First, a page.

Editor's note: The following information was originally published by Yellowbrick. It has been republished here with permission.
Young adults and late teens may be closed-off and unwilling to talk with their parents or other influential adults, making it difficult to determine if they are going through depression, having suicidal thoughts or just going through a brief period of "the blues." Young adult and teen suicide is the third leading cause of death for those between ages 10 and 24, and mental health wellness advocates are working to provide suicide and depression treatment for young adults. But what resources are available for parents?
As a parent, you may feel helpless if you suspect that your young adult is suffering from depression or considering suicide. However, there are some parenting strategies that you can employ to support your young adult during this difficult time. You may look for warning signs, such as secrecy, isolation, depression or expressions of despair. Substance abuse and addiction and certain mental illnesses can also increase a young adult's risk of suicide. If a suicide attempt takes place, the young adult may experience more intense emotions of shame, guilt and isolation; building connections with others and participating in meaningful activities may help young adults avoid repeated attempts. In this difficult situation, parents should show acceptance, a lack of judgment, empathy, and build safe, trustworthy and open communication with their child.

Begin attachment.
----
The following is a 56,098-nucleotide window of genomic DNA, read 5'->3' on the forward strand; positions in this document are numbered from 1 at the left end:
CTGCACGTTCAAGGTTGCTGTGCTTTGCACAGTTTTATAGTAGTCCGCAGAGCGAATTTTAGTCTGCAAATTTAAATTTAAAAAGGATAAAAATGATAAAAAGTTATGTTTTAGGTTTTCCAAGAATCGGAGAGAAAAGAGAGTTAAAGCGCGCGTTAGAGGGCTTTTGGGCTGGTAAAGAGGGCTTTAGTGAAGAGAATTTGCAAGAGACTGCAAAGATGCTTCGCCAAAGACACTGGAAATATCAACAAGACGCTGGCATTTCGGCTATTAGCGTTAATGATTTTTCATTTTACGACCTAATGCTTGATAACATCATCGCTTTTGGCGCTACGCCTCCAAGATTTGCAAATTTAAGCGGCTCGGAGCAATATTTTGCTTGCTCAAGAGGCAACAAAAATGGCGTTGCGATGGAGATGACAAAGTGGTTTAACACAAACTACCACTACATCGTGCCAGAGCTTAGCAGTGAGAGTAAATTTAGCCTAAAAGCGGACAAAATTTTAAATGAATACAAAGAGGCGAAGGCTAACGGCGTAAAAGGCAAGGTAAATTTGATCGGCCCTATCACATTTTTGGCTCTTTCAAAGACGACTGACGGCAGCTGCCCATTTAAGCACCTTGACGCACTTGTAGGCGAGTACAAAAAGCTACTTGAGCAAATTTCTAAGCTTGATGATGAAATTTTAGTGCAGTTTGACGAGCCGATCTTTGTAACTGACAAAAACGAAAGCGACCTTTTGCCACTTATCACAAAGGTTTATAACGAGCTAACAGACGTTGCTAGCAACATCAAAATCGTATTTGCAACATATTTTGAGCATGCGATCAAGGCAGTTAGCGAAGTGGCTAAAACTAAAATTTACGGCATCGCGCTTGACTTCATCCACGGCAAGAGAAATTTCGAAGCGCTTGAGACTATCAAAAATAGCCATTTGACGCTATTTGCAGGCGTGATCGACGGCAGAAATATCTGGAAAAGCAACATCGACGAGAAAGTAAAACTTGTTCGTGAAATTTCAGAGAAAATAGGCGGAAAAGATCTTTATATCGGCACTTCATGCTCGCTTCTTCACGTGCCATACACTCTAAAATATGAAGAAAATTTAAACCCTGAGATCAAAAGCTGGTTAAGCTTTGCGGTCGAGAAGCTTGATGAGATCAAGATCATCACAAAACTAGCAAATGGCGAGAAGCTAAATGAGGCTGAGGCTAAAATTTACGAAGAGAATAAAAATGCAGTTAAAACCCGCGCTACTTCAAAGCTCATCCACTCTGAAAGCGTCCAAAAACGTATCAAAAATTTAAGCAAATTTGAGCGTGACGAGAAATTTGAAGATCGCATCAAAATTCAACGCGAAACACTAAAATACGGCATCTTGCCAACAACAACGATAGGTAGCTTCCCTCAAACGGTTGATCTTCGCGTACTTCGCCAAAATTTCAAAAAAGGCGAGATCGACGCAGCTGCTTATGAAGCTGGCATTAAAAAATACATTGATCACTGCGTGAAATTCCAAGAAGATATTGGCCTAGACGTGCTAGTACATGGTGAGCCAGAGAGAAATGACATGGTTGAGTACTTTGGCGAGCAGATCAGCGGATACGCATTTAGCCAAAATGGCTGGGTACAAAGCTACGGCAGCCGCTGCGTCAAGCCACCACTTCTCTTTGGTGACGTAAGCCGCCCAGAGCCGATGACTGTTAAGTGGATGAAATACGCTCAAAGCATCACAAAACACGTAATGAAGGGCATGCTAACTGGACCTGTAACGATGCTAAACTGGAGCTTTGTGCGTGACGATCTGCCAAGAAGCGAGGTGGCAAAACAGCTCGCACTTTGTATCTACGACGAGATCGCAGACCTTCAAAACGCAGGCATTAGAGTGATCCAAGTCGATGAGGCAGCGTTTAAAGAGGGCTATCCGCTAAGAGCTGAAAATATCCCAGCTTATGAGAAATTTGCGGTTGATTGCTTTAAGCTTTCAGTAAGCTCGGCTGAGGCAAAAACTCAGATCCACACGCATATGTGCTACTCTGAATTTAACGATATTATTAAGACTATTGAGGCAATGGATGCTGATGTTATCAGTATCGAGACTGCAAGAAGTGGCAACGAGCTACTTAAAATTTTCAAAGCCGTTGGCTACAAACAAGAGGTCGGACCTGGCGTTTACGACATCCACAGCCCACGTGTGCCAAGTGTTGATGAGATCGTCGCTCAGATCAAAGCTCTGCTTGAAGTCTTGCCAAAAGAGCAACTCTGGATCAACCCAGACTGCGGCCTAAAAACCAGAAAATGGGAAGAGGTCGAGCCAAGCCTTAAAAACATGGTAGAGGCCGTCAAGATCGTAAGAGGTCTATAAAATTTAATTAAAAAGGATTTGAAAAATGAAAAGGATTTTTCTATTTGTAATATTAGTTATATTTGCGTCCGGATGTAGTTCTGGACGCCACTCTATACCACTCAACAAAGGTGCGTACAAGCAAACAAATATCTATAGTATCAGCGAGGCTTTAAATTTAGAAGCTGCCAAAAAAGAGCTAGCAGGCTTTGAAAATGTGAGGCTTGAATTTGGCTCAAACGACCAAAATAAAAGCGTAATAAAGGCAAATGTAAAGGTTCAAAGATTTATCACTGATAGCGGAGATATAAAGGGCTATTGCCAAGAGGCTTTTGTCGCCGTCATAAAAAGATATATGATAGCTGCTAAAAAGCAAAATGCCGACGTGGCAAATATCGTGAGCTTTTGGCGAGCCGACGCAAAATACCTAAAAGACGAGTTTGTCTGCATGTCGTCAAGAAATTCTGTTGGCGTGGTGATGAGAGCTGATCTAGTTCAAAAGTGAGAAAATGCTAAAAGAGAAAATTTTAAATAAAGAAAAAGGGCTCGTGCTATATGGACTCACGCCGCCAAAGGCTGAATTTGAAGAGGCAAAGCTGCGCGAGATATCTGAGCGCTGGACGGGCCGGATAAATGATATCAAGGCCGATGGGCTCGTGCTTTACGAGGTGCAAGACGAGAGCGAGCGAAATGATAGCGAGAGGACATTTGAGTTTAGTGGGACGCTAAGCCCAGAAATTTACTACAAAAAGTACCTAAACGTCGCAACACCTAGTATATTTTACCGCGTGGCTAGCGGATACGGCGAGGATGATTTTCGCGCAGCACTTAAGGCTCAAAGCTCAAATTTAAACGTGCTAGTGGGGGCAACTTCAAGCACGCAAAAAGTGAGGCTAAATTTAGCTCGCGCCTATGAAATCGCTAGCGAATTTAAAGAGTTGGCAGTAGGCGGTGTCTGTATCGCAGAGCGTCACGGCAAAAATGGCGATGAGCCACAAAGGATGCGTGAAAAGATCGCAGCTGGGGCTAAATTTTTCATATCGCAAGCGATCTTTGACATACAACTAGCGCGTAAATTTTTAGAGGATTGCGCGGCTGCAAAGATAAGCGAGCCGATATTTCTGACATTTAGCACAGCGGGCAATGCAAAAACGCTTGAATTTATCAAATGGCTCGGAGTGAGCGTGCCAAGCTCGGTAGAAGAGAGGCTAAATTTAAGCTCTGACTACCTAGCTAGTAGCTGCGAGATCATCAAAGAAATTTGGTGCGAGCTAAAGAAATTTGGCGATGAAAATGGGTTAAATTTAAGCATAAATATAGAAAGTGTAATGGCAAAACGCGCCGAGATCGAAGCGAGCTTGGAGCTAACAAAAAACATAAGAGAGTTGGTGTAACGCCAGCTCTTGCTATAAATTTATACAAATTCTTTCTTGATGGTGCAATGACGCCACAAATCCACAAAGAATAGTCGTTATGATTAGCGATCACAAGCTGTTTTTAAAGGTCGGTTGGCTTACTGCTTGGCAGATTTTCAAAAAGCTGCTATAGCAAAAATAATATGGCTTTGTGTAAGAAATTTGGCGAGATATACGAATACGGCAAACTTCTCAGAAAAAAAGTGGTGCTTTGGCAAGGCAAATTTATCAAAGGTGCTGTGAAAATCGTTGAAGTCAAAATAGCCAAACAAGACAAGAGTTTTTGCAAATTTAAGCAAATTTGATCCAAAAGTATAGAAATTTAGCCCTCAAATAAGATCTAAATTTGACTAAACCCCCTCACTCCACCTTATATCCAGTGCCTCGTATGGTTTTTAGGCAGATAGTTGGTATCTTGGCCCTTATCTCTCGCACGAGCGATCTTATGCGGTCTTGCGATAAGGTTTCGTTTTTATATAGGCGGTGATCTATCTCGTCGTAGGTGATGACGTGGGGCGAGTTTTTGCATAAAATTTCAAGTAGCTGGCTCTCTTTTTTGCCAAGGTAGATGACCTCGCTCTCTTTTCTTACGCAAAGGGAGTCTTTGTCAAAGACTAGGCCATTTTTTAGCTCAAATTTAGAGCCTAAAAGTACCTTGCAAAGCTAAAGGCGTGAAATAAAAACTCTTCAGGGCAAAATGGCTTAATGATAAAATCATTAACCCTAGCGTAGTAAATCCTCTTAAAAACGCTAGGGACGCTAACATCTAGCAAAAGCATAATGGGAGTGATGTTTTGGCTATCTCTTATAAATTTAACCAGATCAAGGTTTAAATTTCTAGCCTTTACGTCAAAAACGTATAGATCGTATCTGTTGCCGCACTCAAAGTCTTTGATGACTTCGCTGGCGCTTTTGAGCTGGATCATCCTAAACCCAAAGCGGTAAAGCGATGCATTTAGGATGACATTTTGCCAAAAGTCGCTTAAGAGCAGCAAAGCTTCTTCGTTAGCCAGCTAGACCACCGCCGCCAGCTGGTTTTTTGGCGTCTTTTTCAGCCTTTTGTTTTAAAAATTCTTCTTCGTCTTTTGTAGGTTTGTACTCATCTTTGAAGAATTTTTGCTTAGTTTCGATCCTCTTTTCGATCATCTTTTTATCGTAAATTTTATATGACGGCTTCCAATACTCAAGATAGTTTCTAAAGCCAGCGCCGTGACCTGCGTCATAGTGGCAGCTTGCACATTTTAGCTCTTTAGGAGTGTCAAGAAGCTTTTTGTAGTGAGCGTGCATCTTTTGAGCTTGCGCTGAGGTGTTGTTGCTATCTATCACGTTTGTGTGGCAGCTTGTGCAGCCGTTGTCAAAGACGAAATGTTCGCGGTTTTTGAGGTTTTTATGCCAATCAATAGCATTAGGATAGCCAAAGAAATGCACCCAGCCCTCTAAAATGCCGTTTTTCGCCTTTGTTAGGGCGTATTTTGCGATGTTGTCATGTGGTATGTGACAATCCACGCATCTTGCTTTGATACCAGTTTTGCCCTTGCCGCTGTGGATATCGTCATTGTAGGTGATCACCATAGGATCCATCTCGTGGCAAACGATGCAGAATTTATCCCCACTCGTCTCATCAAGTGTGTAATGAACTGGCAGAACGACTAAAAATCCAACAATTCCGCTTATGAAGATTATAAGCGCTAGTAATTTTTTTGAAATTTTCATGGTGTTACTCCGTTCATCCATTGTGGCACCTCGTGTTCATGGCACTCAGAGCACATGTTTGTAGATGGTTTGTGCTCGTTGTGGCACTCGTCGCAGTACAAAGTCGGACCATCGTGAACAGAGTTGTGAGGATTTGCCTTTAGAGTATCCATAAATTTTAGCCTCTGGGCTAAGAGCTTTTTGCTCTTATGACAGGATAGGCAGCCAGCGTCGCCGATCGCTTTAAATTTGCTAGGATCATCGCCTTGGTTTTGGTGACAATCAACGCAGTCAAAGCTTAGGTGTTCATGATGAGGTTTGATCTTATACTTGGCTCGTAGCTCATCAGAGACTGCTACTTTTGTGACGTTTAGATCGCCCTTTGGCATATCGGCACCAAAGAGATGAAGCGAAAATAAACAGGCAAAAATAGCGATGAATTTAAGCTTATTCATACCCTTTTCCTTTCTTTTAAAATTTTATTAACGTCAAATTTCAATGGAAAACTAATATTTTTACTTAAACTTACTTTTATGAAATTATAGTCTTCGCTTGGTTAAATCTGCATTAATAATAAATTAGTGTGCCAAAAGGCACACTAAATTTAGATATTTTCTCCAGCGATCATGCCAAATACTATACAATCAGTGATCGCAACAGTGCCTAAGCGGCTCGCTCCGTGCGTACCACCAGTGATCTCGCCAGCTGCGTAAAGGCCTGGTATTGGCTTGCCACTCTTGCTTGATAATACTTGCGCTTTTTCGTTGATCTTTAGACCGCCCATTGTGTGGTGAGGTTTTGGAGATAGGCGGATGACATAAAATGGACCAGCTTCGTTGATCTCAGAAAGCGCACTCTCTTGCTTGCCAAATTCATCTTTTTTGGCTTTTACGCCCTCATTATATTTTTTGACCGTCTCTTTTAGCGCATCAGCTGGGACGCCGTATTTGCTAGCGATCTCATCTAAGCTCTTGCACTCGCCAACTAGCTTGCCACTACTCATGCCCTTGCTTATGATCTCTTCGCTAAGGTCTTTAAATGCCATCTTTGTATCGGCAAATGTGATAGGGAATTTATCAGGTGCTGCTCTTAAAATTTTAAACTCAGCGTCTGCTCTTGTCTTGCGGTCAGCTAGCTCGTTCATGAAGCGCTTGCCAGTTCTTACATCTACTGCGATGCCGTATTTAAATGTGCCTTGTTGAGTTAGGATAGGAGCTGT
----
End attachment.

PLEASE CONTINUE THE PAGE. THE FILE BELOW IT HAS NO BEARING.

Knowledge is power, and you can learn how to help young adults by knowing what warning signs to look for, the potential health impact of a suicide attempt and how you can seek help and offer support. Remember, if you suspect that someone you love is having suicidal thoughts, help is available. Reach out immediately and you'll find support during a difficult time.